Next, just plain question: in expressing the circle fourth dimensionally, why do you yield a hole instead of a hypersphere? I've never thought of it that way before, so I'd love to hear more about your thoughts on the idea, even if it doesn't make its way into your final draft.

Thumbs up, my friend. I will re-read this a few more times and see if I get anything else after a good night's sleep.
"And in this lies my honour and my reward, - / That whenever I come to the fountain to drink I find the living water itself thirsty; / And it drinks me while I drink it." - Almustafa

December 04, 2010, 09:59:16 PM
Reply #2

Wren

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Thanks for the input. It looks like it's going to get even longer mwahaha. If I omitted the ovum, it was because I thought that I had gone into that by talking about the Sphere as an egg. I think that that part will fit better into the applications paragraph I have forgotten to write. I really appreciate you pointing out my forgetfulness on all counts.

As for the eye, all I can say is that it is a very complex symbol, and one I plan to work with more in the future. I say you certainly can connect the eye to the circle, but I think that instead we should connect the circle to the eye. To me, the magic gaze maps to the parts of the circle. The awareness/focus of awareness is the point, the filter is the radius, and the outside world is the circumference. This is a backwards from the analogies that arise from awareness of how light is perceived inside the eye, and all that jazz, but, if we do astrology based on the seven classical "planets," I see no reason not to simplify the mechanism of vision. If you were going to use a more scientific system of analogy, you would have to essentialy model the actual biology. The pupil circle become a circle as gate, the iris becomes a radial feature that governs the nature of the circumference that is the lense, while the center is itself a circle, being the retina, whose secret center is the optic nerve which is but a radial aspect of the great circle of visual perception, whose circumference is the eyeball, and whose center is the visual part of the brain, which is just the outside of the onion of consciousness. It gets very confusing very quickly, you know?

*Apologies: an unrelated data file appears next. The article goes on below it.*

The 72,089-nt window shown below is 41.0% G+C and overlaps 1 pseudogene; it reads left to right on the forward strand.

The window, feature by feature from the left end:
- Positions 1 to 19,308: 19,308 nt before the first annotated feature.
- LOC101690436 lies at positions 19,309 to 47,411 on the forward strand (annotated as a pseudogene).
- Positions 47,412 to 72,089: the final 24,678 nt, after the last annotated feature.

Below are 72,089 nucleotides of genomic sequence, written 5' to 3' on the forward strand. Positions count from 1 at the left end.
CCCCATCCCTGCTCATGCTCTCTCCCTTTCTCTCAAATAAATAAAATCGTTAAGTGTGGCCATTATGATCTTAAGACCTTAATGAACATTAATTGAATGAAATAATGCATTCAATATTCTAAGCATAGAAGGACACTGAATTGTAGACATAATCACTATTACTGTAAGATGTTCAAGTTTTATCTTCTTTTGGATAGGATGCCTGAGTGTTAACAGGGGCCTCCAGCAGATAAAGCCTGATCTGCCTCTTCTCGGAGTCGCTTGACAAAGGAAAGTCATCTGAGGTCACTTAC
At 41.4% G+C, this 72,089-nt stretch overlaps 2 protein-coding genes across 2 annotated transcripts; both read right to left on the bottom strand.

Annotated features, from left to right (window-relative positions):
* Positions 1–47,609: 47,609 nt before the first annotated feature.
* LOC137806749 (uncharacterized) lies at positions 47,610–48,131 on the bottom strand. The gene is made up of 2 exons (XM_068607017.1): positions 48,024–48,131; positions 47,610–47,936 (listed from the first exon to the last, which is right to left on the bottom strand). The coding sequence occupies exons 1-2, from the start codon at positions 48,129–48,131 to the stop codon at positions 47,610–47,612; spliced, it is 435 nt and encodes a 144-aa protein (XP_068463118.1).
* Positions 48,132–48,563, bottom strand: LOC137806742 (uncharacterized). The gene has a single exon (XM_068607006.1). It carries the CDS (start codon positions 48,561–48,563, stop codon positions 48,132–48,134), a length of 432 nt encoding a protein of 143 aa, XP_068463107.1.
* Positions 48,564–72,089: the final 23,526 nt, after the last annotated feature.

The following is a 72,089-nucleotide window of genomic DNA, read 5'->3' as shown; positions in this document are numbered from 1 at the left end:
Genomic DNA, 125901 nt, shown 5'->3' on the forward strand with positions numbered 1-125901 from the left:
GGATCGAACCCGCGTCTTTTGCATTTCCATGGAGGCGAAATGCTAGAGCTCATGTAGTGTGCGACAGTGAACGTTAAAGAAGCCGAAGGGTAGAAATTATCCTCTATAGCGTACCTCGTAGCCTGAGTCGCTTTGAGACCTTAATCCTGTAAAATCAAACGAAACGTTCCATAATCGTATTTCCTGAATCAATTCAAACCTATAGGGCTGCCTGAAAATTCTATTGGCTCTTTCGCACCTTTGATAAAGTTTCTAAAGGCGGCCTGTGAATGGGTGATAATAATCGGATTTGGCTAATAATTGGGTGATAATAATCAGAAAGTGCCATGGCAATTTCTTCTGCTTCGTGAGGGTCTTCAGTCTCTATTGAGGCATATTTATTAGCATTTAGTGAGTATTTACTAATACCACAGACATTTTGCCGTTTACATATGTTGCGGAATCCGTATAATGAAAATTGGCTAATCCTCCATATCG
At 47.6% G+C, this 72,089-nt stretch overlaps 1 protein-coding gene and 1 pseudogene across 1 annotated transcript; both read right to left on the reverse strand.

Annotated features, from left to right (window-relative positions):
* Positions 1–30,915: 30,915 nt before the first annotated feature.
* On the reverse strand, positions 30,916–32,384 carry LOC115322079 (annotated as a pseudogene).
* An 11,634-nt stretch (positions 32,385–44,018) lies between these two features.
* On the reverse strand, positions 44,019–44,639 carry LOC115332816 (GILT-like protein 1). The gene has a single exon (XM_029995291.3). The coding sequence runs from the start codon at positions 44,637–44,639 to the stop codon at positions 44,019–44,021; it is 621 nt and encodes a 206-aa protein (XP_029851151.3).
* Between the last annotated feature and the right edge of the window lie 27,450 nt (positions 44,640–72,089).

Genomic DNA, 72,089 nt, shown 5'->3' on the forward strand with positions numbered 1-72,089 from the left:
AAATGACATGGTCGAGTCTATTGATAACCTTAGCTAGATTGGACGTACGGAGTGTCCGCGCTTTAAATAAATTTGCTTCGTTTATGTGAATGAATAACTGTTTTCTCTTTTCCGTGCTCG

As for the circle being a hole in four-d, I was speaking of time as a single dimension. It's 3D that moves. The circle can be represented best as a sphere in that type of coordinate plane, with the hole, and finally the disk falling further from the idea. It is really mainly just a conceit to allow me to separate the Gate-type symbolic nature from the Limitation-type symbolic nature inside the larger body of the circle as a symbol. I'm totally cool with hypersphere as the expression of the circle in 5D, but since I don't see that way, I'm not familiar with the form. If you've got something to add on that front, by all means chunck it in. It is an article for your pet magazine after all.